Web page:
Modern Science of Babywearing

Humans have been carrying their babies for as long as they’ve been giving birth to them. So that’s forever, then! This ancient parenting practice is as natural as breastfeeding and modern science is now backing it up.

First, it should come as no surprise that, like our ape cousins, we give birth to infants that are designed to “cling” to our bodies. Okay, so we aren’t hairy anymore and our newborns don’t have the ability to grasp onto us, but physiologically, their legs and hips are designed to be held against our bodies. It is also clear that humans babies aren’t “cached young,” i.e. infant animals that are stashed in a safe place as parents go foraging for food.

Once you know that humans have evolved to carry their young, it doesn’t come as much surprise to hear that the benefits for both mother and infant go deep.

Did you know that babywearing increases the bond and attachment between a mother and her baby? Or, how about that a mother who carries her baby becomes more responsive to her baby’s cues? Would you have guessed that babywearing actually aids the healthy digestion and growth of young infants? Or, that carried babies soothe more easily and cry less often?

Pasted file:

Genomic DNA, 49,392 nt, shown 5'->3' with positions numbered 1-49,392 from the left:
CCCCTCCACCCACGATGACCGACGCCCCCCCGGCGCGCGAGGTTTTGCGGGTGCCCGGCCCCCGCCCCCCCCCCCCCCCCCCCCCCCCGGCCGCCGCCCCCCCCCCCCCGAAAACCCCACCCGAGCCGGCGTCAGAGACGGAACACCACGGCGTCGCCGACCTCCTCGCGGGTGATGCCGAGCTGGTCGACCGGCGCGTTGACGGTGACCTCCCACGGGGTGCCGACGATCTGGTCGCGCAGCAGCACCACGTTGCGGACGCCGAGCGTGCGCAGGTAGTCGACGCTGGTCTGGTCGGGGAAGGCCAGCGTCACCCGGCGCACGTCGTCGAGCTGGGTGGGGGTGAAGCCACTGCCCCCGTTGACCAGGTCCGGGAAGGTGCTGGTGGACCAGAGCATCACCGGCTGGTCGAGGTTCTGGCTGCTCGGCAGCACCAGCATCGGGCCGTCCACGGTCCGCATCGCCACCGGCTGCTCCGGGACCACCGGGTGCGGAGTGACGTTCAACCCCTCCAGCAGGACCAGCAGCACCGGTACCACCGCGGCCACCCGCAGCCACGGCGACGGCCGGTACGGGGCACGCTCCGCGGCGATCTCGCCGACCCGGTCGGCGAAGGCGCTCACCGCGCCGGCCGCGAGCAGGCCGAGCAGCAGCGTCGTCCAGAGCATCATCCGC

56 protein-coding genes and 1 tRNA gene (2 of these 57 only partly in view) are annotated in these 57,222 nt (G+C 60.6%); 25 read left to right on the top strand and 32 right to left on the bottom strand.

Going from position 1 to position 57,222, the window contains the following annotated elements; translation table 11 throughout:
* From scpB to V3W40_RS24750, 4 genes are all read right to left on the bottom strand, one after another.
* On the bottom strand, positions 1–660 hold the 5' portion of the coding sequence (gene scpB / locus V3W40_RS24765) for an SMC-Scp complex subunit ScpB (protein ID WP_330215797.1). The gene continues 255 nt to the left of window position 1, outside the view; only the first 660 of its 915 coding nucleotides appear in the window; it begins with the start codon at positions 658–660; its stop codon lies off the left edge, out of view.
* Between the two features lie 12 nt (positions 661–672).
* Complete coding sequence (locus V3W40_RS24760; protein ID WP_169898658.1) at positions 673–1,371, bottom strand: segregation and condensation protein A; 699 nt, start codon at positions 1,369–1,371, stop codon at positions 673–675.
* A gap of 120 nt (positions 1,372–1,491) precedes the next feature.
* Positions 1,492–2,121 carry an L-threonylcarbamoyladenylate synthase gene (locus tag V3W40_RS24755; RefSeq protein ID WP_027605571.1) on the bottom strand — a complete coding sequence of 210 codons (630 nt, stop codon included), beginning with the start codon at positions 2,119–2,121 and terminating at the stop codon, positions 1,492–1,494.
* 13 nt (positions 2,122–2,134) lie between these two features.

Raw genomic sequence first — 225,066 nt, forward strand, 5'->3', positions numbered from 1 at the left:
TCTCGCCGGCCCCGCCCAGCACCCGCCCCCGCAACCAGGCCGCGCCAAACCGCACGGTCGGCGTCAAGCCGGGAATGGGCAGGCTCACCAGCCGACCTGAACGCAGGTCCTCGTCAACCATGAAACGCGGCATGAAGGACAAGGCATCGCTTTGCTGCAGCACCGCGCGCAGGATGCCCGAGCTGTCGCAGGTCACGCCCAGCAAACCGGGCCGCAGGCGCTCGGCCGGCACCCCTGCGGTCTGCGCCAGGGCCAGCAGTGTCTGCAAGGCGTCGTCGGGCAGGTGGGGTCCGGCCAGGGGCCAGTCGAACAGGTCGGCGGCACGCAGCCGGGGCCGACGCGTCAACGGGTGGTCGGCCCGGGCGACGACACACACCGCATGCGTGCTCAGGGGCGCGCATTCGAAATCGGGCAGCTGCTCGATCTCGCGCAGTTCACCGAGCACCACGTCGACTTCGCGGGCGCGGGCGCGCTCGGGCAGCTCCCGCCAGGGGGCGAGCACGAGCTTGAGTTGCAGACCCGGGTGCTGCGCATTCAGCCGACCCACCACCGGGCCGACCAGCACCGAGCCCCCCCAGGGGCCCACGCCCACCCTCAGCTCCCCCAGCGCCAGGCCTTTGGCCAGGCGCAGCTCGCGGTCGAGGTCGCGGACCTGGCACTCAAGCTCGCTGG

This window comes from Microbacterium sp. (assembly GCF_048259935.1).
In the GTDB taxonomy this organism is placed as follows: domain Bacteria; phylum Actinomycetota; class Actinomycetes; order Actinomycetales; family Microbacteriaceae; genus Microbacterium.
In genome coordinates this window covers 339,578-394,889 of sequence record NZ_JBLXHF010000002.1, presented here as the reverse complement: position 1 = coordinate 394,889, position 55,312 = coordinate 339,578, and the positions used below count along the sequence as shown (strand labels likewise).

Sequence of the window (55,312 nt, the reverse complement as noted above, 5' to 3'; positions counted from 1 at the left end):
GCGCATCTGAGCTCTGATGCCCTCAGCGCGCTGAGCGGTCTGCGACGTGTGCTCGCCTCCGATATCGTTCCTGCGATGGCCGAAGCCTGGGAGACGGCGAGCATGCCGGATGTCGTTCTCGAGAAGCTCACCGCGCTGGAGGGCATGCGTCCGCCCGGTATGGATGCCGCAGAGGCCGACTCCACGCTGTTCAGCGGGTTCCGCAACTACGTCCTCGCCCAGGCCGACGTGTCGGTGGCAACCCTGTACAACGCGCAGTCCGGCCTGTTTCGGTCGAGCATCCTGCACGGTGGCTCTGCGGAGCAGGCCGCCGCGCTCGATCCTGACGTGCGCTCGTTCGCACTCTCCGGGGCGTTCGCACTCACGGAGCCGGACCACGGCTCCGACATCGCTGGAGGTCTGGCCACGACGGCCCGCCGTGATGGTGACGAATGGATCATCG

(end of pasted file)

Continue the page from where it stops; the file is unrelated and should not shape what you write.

The list goes on. And here’s the thing: all of these incredible benefits have been confirmed by scientific studies. WeTheParents has just compiled a list of 23 such studies demonstrating evidence-based benefits of babywearing. Here’s our infographic.


It is International Babywearing Week from the 1st to the 9th of October, the perfect time to come together as natural parenting advocates and lend support to this ancient tradition. Whether it’s a tweet or a share, helping to raise awareness about the benefits may lead to more parents and infants reaping the rewards.

Neve is chief editor and founder of—a blog that seeks to find meaning, humor, and fulfillment in family life. You can also catch her on Twitter and Facebook.

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Peggy O'Mara

About Peggy O'Mara

Editor and Publisher of Longtime natural living advocate, award winning writer, and independent thinker.

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